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Linear Accelerator- Definition, Working Principle and Advantages

Aug 13, 2022

Linear Accelerator

What is a linear accelerator?

Also known as a linear particle accelerator, a linear accelerator has many applications, including the generation of X-rays and high-energy electrons for use for radiation therapy in the medical field, serving as particle injectors for accelerators with high energy, and are directly employed in particle physics to attain the highest amount of light particle energy of the kinetic type.

A particle accelerator of the linear type or linac increases the kinetic energy of charged ions or subatomic particles to a great extent by subjecting them to a set of oscillating electrostatic potentials along a linear beamline. Leó Szilárd invented this method of particle acceleration. In medicine, ionizing radiation functions by damaging the cells’ DNA, including that of cancer cells.


linear accelerator structure

How does a linear accelerator work?

A bunch of electrons are given by the ion source when they are taken and directed to accelerate toward the first drift tube as they have a negative potential, while the drift tube has a positive potential. As soon as the electrons enter the tube, the RF source changes its polarity. Then, the charge of the first drift tube changes to negative while that of the second drift tube changes to positive. Because the tube has inertia, the electrons come out of it when they are pushed with the charge of the first drift tube, while the second drift tube attracts them in the same direction.

As the electrons accelerate, their velocity increases and they cover a longer distance at the same time. This is why we need longer drift tubes as the electrons move closer to the target as their velocity is higher. If we require a very high velocity, because of a big number of drift tubes and longer drift tubes, linac has to be very long.


How is safety ensured?

The safety of the patient when using these devices is of utmost importance and needs to be ensured at all costs. Following are some of the safety measures of a linear accelerator:

A treatment plan is designed before the treatment is started, which is approved in collaboration with the radiation dosimetrist and physicist by the radiation oncologist. Before starting the treatment, the plan is thoroughly checked, and quality procedures are checklisted to ensure that the treatment is delivered in a planned way. Many systems are built into the accelerator that does not allow it to project higher doses of radiation than the one prescribed.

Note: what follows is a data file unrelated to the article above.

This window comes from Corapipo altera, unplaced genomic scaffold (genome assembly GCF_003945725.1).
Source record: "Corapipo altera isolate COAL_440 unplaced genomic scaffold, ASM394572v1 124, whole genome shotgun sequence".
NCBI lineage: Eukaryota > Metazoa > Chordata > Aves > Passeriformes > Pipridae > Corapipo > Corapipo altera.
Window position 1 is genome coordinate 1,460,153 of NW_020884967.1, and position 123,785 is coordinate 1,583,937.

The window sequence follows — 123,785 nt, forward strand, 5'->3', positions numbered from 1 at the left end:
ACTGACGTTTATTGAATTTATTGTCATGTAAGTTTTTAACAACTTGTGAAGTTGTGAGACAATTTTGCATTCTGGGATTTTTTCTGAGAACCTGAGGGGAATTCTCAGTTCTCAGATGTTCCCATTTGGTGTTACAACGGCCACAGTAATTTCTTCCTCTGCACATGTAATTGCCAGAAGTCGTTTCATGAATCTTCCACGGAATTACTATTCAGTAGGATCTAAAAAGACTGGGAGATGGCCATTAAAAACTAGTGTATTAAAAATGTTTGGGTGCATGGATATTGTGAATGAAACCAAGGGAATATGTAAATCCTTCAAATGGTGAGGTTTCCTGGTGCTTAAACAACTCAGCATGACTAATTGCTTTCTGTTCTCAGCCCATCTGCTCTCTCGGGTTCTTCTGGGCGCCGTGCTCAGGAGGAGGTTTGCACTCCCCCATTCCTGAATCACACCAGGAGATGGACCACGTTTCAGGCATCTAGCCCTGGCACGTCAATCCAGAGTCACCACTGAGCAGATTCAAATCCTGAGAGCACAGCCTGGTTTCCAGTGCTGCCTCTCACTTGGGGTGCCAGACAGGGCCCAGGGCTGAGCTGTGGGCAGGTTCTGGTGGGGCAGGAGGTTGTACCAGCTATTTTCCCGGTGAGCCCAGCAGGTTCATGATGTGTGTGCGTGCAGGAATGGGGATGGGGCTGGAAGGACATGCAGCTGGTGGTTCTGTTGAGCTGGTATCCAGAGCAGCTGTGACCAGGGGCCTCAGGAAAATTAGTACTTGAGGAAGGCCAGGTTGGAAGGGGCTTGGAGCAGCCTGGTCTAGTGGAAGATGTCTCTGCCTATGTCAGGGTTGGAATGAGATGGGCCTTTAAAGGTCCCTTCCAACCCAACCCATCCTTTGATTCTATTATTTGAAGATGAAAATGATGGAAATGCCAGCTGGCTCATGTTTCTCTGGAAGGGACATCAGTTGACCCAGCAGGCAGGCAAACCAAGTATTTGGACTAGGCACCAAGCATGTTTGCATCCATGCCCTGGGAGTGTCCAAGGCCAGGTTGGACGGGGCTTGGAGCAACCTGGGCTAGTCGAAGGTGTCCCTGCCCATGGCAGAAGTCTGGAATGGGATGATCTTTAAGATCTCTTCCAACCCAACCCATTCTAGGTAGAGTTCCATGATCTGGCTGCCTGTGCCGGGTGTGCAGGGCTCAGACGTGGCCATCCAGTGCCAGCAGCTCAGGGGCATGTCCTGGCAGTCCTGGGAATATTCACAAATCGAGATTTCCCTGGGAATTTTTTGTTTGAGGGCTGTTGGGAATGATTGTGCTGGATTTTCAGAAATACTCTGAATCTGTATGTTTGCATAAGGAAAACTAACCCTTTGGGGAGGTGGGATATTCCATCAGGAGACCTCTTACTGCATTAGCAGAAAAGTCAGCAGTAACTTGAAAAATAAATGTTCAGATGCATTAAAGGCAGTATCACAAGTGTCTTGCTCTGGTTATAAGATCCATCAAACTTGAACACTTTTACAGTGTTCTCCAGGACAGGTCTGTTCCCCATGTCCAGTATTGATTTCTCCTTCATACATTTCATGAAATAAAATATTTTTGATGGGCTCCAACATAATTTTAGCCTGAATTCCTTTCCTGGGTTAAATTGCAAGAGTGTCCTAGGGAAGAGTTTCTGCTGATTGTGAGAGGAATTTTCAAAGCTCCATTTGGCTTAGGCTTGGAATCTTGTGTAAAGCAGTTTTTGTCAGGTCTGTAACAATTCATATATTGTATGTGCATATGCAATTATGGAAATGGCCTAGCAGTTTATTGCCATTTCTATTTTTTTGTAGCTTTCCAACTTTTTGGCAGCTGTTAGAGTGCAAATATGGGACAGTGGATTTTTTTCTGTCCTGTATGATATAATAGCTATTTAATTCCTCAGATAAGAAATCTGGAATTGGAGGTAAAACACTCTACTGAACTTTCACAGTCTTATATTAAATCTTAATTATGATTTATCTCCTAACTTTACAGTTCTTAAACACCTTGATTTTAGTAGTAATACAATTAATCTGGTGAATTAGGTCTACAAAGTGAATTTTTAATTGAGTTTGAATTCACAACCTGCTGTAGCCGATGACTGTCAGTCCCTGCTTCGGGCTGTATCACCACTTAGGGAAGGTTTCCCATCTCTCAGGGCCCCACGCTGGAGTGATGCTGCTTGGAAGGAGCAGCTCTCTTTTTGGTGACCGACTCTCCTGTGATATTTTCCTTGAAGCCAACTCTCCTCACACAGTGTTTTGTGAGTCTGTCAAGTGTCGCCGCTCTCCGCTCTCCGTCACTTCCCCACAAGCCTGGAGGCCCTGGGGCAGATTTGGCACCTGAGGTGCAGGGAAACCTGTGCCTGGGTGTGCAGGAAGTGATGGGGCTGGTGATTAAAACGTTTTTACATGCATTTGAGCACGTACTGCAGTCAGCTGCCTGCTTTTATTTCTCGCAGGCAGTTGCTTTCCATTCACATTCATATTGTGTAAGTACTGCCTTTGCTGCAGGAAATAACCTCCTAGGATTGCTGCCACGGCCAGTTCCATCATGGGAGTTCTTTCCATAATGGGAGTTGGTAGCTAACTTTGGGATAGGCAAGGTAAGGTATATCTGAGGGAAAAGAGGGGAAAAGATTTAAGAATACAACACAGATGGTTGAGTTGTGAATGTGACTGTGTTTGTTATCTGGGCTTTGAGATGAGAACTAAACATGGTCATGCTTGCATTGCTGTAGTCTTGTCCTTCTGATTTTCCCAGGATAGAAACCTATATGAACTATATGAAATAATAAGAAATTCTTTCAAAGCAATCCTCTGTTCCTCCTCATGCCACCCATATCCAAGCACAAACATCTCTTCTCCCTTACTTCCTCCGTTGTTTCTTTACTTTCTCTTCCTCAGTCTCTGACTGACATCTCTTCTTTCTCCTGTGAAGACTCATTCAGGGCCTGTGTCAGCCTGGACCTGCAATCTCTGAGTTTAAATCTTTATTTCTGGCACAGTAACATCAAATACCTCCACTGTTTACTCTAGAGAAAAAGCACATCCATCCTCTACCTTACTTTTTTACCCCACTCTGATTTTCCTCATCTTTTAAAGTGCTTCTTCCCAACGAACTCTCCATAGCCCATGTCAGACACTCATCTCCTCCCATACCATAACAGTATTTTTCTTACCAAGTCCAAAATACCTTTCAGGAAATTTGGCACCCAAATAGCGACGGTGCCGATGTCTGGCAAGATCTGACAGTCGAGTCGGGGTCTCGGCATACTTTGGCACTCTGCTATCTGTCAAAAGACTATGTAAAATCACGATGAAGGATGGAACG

Checks are performed by the radiation therapist on the machine every morning before a patient is treated. The equipment used to perform this is called a “tracker”. It ensures that the radiation intensity is maintained at a uniform level across the beam and that it functions optimally. The radiation physicist also conducts weekly and monthly checks of the linear accelerator.

To deliver radiation therapy in a customized way, a linear accelerator is programmed to deliver high-energy x-rays before each session that confirms the tumor’s specific type, size, and shape. This way, the cancer cells can be targeted and destroyed in an area of the patient’s body precisely, with the surrounding healthy tissue receiving minimal exposure from the rays. A linear accelerator has several built-in safety features to ensure patient safety. These features prevent the delivery of radiation in a higher dose than required. Each machine is routinely checked at regular intervals before operation. By using a device called a tracker, the radiation therapist can confirm if the intensity of the beam of radiation is consistent.


A linear accelerator can be employed to treat cancer in any body part by executing a variety of radiation delivery techniques such as:

  • Conventional external beam radiation therapy
  • Image-guided radiation therapy
  • Stereotactic body radiation therapy
  • Intensity-modulated radiation therapy

Delivery of radiation therapy by targeted delivery techniques is vital to improve the outcome of the procedures and improve the quality of life of the patient. However, even the most advanced linear accelerators require a skilful operation to get the best results.



A Swedish physicist named Gustaf Ising 1924 proposed a technique of accelerating particles with the help of electric fields that are alternating and drift tubes placed at appropriate intervals to protect the particles in the half-cycle if the direction of the field is wrong for the acceleration process. Rolf Wideröe, the Norwegian engineer, designed the first machine of this type four years later, carrying out a successful acceleration of potassium ions to an energy of 50 kiloelectron volts.